A Mind of Many Colours

So, Joseph’s father loved him and gave him this coat, right. In a land of yellow dust and burnt sienna sand, it was a wonderful thing – a rainbow woven into a cloak. Not that it did poor Joseph much good. His brothers became jealous and decided to kill him. Then they decided not to kill him but rather throw him into a pit to die. Then they decided not to let him die in the pit but to haul him out and sell him to some slave traders for twenty pieces of silver. Many colours can be a good thing, but it ain’t necessarily so.

I just joined Twitter and Facebook and am finding it hard not to keep tuning in and checking, to make sure my Tweets/Posts are still there; almost as hard as not tuning in to WordPress to find out if anyone’s reading anything… and, more importantly, liking it. I’m already a bit ‘fragmented’ – easily distracted – a bit of a magpie. This can be useful, for blogging, but it can also be a form of torment. It depends how tired you are. And how many things there are to distract you. Now I have two more.

And I’m one of those compulsive readers. I can’t not read things, whether they’re adverts, cereal packets or instructions as to legal tyre-tread depth on the wall at the garage. Brain homes in on letters of the alphabet and nothing much else. It works like this. I wouldn’t know the colour or make of a car, even if I’d just been travelling in it (unless it was my own, of course.) Cars in a car-park are uninteresting as far as I’m concerned: mere rows of shiny objects with wheels. Yet recently I located a friend’s misplaced car in the hospital multi-storey, not by remembering where we parked it but by asking her to say the registration number. I turned, ran my eye along the first row and the number plate jumped out. It will always jump out (if it’s there at all).

It comes in useful, but it also means I find myself random-reading stuff on Twitter, when I haven’t really got time. The other day it happened to be an article from the Guardian by biographer Alexander Masters. And actually I’m glad I read it because it reminded me of something – that I have a long way to go before I can call myself a journalist. This was journalistic writing at its best. He was basically publicising his new, not-quite-published biography, A Life Discarded, and telling the story of how it came about. It was fascinating. Basically two good friends of his discovered 148 handwritten notebooks discarded in a skip, in an old Ribena bottle box and littered about generally. Since he was a biographer, they brought them to him. After many delays, partly caused by a bizarre accident to one friend and the discovery that the other friend was terminally ill, he started to read them.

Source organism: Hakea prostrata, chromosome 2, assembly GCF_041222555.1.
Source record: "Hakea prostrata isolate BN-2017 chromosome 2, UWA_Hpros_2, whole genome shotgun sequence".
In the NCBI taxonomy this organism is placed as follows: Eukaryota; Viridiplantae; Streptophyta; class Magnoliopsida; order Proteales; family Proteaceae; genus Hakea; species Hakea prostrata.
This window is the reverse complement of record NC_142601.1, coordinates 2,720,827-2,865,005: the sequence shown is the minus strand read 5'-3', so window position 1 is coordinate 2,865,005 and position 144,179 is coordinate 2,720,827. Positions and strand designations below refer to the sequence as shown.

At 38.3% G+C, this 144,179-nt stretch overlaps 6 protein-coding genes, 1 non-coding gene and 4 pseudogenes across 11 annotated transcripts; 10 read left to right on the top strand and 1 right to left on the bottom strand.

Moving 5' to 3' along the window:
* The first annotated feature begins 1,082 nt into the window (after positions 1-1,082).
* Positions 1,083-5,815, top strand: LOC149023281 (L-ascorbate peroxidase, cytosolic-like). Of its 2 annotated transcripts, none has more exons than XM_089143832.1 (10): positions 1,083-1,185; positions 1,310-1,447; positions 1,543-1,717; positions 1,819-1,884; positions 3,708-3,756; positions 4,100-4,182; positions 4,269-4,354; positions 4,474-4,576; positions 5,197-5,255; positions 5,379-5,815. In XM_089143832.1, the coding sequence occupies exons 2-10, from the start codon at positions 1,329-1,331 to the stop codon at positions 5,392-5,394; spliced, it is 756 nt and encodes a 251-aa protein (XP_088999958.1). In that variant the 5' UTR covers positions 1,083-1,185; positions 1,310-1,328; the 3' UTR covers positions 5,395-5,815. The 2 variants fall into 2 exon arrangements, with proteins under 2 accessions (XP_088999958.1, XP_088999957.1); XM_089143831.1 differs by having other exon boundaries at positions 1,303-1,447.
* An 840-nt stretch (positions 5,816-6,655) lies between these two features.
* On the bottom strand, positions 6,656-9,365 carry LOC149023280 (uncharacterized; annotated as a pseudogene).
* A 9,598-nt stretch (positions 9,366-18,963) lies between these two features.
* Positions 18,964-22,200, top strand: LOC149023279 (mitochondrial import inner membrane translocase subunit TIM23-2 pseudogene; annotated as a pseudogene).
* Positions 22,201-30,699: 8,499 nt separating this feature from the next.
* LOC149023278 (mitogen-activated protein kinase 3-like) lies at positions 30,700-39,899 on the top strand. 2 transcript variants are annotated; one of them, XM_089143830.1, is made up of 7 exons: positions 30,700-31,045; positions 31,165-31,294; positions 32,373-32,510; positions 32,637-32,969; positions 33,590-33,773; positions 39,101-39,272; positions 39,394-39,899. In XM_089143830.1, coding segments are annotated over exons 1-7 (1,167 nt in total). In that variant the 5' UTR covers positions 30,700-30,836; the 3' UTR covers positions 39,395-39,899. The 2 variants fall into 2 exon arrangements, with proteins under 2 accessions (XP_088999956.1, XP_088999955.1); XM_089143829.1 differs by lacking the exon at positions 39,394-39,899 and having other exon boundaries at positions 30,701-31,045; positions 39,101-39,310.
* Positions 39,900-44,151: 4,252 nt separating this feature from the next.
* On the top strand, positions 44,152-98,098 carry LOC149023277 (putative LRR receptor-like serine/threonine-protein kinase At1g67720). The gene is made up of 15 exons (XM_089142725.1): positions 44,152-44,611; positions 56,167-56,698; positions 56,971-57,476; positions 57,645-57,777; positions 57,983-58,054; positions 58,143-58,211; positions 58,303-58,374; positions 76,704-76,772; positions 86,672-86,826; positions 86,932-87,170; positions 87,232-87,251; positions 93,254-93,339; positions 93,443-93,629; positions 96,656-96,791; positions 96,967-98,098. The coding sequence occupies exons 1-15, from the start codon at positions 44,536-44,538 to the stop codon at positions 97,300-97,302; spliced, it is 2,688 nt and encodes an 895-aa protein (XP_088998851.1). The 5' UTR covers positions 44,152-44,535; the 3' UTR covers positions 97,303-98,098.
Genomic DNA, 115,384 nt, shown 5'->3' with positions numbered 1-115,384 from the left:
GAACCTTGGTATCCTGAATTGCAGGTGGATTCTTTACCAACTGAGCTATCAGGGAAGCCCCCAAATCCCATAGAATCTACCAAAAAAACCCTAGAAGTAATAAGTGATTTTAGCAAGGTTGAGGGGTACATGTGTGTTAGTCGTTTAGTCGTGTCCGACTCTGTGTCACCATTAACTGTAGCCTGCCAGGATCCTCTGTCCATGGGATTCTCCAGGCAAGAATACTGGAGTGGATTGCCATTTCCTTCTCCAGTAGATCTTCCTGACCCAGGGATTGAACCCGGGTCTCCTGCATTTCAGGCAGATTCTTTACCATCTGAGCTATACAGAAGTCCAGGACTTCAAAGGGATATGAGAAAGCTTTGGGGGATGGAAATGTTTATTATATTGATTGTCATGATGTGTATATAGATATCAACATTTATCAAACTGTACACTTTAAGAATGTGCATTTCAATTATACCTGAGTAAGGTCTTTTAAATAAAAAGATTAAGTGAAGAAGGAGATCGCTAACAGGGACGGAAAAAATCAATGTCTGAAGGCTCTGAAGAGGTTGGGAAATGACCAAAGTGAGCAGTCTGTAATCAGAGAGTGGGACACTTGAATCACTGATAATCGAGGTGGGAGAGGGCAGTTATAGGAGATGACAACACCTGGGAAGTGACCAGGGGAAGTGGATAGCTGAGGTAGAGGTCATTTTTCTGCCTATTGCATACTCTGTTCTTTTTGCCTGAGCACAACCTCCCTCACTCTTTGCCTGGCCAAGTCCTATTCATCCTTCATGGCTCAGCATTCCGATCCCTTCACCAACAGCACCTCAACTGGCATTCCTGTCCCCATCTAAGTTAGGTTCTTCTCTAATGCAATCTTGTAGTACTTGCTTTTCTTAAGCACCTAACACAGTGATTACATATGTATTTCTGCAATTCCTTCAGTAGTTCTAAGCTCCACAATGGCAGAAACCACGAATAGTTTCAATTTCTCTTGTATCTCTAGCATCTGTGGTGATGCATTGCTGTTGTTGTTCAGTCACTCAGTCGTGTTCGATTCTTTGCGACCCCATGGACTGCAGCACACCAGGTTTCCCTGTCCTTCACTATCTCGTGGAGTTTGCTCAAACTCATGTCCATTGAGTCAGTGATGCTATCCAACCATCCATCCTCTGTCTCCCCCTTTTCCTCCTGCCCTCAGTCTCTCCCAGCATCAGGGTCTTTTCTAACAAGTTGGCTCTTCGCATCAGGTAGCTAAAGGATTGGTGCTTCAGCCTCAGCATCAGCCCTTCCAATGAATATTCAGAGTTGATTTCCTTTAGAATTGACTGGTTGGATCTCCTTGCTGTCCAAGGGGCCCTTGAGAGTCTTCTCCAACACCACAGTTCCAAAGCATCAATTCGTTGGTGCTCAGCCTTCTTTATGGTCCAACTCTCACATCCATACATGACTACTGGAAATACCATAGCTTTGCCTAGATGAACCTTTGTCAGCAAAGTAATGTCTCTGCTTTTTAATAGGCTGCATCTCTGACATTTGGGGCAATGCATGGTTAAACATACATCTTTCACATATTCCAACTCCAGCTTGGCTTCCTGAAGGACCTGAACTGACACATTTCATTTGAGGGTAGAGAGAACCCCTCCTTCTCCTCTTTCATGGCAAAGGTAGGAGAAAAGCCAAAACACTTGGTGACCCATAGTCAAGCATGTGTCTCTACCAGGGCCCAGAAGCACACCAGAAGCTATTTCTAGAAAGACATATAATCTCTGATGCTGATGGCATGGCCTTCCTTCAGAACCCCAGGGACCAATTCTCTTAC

They were diaries. At first he did not know the person’s name or gender – they were just ‘I’. Eventually he discovered that she was called Laura, but not her second name. He pieced her life together from the notebooks, discovering in the process that these were by no means all of the diaries. The 70s, the second half of the 60s and the 80s and most of the 90s were missing. He assumed that Laura was dead, since her diaries had been dumped in a skip, but as it happened, she wasn’t. And he found her…

I’m afraid I just have to read it, and have pre-ordered it – all because I got distracted. So, was distraction a good thing, because I stumbled across an author and a book-title I had never heard of before? Because it got me reading a Guardian article, which I would never normally have done since I don’t get the papers. Or was it a bad thing, because I ended up spending money on a book I shouldn’t even have known about?

Which reminds me of still other things: of my mother’s love of uniformity and her Alexander McCall Smith collection; of Nicholas Carr’s book suggesting that our brains are being seriously rewired by the internet; of Jane Austen and the Dead Sea Scrolls; of shoes and ships and sealing wax and cabbages and kings. Which may well find their way into another post.

colour coat

(Coat of Many Colors: Shoshannah Brombacher)